Source: What’s subject to a DPIA under the GDPR? EDPB on draft lists of 22 supervisory authorities

EDPB: ICO too strict on data protection impact assessments

The opinion, issued by the European Data Protection Board (EDPB), differs from guidance the UK’s Information Commissioner’s Office (ICO) has issued on DPIAs. Businesses planning to process biometric, genetic or location data do not automatically have to carry out a data protection impact assessment (DPIA) first to comply with the General Data Protection Regulation (GDPR), an EU privacy watchdog has said.

The ICO is not bound to update its guidance in light of the EDPB’s opinion, but must justify its reasons for not doing so if “it does not intend to follow this opinion, in whole or in part”, the EDPB said

Source: EDPB: ICO too strict on data protection impact assessments

Do I need a Data Protection Impact Assessment to avoid GDPR fines?

Essentially, Data Protection Impact Assessment (DPIA) is a tool that is proposed under the General Data Protection Regulation (GDPR) for doing a risk analysis of the threats that a processing activity in a business entails. If your business has sensitive or large scale data, then, DPIA becomes relevant to you ensure compliance with data protection principles and to avoid GDPR fines.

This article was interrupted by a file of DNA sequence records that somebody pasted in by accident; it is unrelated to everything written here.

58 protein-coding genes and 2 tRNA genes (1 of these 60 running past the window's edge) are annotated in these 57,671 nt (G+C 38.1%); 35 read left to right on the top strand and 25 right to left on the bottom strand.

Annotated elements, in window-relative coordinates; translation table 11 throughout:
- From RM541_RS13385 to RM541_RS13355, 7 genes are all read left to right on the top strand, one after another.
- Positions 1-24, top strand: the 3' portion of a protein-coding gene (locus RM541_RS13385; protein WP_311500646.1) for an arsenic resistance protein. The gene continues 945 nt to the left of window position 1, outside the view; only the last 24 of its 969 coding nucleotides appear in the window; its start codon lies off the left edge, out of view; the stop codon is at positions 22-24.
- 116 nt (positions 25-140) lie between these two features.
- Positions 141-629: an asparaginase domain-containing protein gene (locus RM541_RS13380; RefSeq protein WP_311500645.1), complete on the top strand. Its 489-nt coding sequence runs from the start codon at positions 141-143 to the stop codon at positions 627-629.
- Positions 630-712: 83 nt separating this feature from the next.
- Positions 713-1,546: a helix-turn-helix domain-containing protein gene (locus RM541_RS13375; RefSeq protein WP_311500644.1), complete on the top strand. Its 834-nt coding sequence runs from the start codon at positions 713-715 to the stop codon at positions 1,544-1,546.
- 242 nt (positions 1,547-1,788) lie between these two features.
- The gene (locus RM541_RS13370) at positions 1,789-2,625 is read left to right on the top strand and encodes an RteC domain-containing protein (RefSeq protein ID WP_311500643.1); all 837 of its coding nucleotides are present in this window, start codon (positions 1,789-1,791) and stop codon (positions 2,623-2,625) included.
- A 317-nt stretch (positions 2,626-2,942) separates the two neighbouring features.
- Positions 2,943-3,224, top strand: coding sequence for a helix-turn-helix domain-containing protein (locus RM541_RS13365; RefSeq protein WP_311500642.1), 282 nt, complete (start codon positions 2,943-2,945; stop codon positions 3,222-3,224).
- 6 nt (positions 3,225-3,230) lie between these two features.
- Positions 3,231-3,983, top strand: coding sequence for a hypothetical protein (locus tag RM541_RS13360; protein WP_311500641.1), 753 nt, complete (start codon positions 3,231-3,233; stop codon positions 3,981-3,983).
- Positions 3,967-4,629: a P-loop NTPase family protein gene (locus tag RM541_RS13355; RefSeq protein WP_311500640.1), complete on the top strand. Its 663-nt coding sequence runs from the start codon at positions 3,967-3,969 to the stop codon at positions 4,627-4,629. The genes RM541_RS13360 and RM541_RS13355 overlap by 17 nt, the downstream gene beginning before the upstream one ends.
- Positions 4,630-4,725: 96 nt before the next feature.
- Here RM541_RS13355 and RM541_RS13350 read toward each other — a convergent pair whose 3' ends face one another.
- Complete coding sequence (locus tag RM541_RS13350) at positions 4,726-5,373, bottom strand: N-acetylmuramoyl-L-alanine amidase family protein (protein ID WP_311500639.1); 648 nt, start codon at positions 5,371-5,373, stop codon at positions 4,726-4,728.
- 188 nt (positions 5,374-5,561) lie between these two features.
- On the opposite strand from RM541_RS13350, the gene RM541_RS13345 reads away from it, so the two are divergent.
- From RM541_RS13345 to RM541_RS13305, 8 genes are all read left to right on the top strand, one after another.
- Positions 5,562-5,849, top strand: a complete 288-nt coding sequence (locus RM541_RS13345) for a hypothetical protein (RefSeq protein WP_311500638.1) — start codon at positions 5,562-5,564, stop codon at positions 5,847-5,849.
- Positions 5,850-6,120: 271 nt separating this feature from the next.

Read more: Do I need a Data Protection Impact Assessment to avoid GDPR fines? | ECOMPLY.io

How to approach DPIAs under the GDPR

The guiding principles of the General Data Protection Regulation stimulate organizations to address the issue of compliance with an approach based on continuous risk assessment, dropping formal approaches adopted so far.

The most appropriate response to support the profound changes required by the GDPR is the implementation of a privacy management model (PMS, or privacy management system), hopefully integrated with the other business management systems, adopted to guarantee the company the compliance with voluntary certification schemes or compliance with mandatory regulations.

Read fill article: How to approach DPIAs under the GDPR